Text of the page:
If you have peeped into this site’s section entitled “Trish and Paula’s Travels’, you may know that my wife and I have been house/pet sitting for three years. During that time we have visited the following countries doing these incredible assignments: Britain, France, Spain, New Zealand, Australia, Switzerland, and the island of Tahiti.
This is our fourth visit to Australia and this year 2016 we decided to carry out our assignments in Western Australia. We started off in Perth and enjoyed four assignments within the vicinity of this wonderful city. Perth is modern and with past money from mining has made incredible highways and modern suburbs. Perth has incredible architecture and inviting beaches.
Travelling North to Kalbarri and the Dessert National Park.
When we rented a van we were surprised to be turned back by a police road block and routed to another highway. We could see smoke billowing in the distance. It was one of the many bushfires that plague Australia. The term “bush” is a catchall phrase for any forest, grassland scares etc. After about an extra hour to an hour and a half drive, we arrived at the town of Cervantes named for the author of the book “Man of La Manche.” It’s a small town with all streets called after Spanish places or roads: Madrid, Barcelona, Cadiz, Terragona, Malaga, etc.
Disasters bring people together and we encountered a woman who had to abandon her home because of fire. She and her two friends and another boy had rented a cabin in Cervantes. She invited Trish and I to join them. We had a large pizza and she cooked chicken wings. It was a great night.
Arriving in Kalbarri
Kalbarri is a seven hour drive from Perth so we took it leisurely and eventually arrived in Kalbarri. Geraldton is the nearest big town in Western Australia which is thinly populated not like the eastern coast.
It is a delightful town where the Murchison River meets the Indian ocean and nearby Kalbarri Desert National Park. There is a stunning coastline, soaring river gorges and protected swimming bays. Sharks and jellyfish are sealed off by powerful nets.
Trish and I wanted a different scene and as Trish is an avid photographer we chose a desert environment. We were not disappointed. We drove down a bitumen road and then it became a dirt track. There were many desert tree and shrubs in bloom (even though this is not the season for wildflowers). On the road we spied Gould’s monitor which is a lovely speckled large lizard. It was quite happy to pose for us. The area has incredible floral beauty set against vast red rolling sand plains. While we were eating our sandwiches and drinks, we notice an incredible bug that turned out to be a cockroach.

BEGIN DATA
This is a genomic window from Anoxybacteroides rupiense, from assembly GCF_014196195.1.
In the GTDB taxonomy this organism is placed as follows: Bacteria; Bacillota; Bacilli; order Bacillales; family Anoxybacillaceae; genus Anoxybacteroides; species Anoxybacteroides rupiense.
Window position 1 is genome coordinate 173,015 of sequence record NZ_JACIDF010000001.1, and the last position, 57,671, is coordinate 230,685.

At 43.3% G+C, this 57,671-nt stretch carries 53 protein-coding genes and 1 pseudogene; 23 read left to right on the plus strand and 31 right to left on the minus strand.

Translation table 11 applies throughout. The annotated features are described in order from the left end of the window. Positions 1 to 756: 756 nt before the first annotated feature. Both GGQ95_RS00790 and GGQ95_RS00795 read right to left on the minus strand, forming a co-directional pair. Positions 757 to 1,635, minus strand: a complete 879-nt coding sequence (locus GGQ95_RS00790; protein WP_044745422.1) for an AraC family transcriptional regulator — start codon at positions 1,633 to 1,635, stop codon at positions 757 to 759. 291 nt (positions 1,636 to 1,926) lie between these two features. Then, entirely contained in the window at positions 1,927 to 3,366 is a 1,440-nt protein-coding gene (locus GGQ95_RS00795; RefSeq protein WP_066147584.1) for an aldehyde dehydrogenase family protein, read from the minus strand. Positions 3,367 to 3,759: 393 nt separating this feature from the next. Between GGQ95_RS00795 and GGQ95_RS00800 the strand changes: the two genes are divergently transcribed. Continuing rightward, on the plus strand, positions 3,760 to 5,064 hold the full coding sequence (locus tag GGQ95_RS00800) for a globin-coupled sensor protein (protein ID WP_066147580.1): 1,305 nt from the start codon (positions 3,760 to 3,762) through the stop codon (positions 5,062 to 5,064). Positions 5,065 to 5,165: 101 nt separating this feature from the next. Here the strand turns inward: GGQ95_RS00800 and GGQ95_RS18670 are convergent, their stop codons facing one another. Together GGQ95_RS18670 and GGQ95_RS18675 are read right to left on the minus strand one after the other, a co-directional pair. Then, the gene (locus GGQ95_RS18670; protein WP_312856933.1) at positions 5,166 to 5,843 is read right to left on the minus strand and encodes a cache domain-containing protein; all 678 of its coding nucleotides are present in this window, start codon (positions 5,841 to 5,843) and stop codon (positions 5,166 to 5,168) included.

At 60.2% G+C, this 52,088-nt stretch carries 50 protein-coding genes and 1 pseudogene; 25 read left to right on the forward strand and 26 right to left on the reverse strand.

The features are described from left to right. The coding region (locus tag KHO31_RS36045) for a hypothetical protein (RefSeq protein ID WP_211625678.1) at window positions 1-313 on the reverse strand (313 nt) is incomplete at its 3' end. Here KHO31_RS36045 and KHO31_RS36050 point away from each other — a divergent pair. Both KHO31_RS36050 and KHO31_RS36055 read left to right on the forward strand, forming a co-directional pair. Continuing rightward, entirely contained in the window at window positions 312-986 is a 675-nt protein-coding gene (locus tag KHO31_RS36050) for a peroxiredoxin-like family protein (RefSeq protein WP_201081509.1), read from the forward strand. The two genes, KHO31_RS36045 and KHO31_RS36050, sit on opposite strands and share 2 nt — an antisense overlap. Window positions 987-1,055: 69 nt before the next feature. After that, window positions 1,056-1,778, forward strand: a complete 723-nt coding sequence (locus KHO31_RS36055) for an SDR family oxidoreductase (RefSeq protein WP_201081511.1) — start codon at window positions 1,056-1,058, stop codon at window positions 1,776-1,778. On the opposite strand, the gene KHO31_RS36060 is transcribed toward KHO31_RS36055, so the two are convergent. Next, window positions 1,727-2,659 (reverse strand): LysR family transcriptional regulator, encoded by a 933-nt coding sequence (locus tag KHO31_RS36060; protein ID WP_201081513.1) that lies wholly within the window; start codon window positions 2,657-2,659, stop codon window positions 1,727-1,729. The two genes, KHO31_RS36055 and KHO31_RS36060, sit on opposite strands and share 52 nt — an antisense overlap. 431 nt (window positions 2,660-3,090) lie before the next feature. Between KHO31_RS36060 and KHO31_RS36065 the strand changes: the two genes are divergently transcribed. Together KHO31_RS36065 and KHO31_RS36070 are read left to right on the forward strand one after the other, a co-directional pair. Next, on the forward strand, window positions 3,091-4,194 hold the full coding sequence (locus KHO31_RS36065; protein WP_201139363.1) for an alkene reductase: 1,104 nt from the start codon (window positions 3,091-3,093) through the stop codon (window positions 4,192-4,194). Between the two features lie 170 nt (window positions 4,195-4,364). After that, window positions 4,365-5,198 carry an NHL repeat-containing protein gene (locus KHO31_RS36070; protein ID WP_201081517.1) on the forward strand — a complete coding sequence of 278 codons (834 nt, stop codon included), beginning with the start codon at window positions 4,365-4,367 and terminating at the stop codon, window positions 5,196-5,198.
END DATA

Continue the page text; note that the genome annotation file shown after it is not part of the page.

There are various loops that can be driven and many offer a high cliff look down into gorges where the Murchison River flows. As it was summer time, the river had lost most of it water.
One of the loops led us to the famous “Nature’s Window” a place for taking pictures set in front of a gorgeous red sandstone rock gorge
One of the warnings largely placed in many areas of the park’s entrance and in brochures (to prepare potential visitors) is the fact that there is NO WATER available in the park. There is a written and well enforced law that each person has to consume up to three litres of water per day. Trust me, Trish and I were drinking water every few minutes. I read that you should not drink when you feel very thirsty – drink ahead, so you don’t get to this dehydrated state.
Living in a non-desert environment, it is such an awesome pleasure to explore a place like the Kalbarri National Park. It is amazing how life can live here, but it does and often living creatures come out in the cool of the night.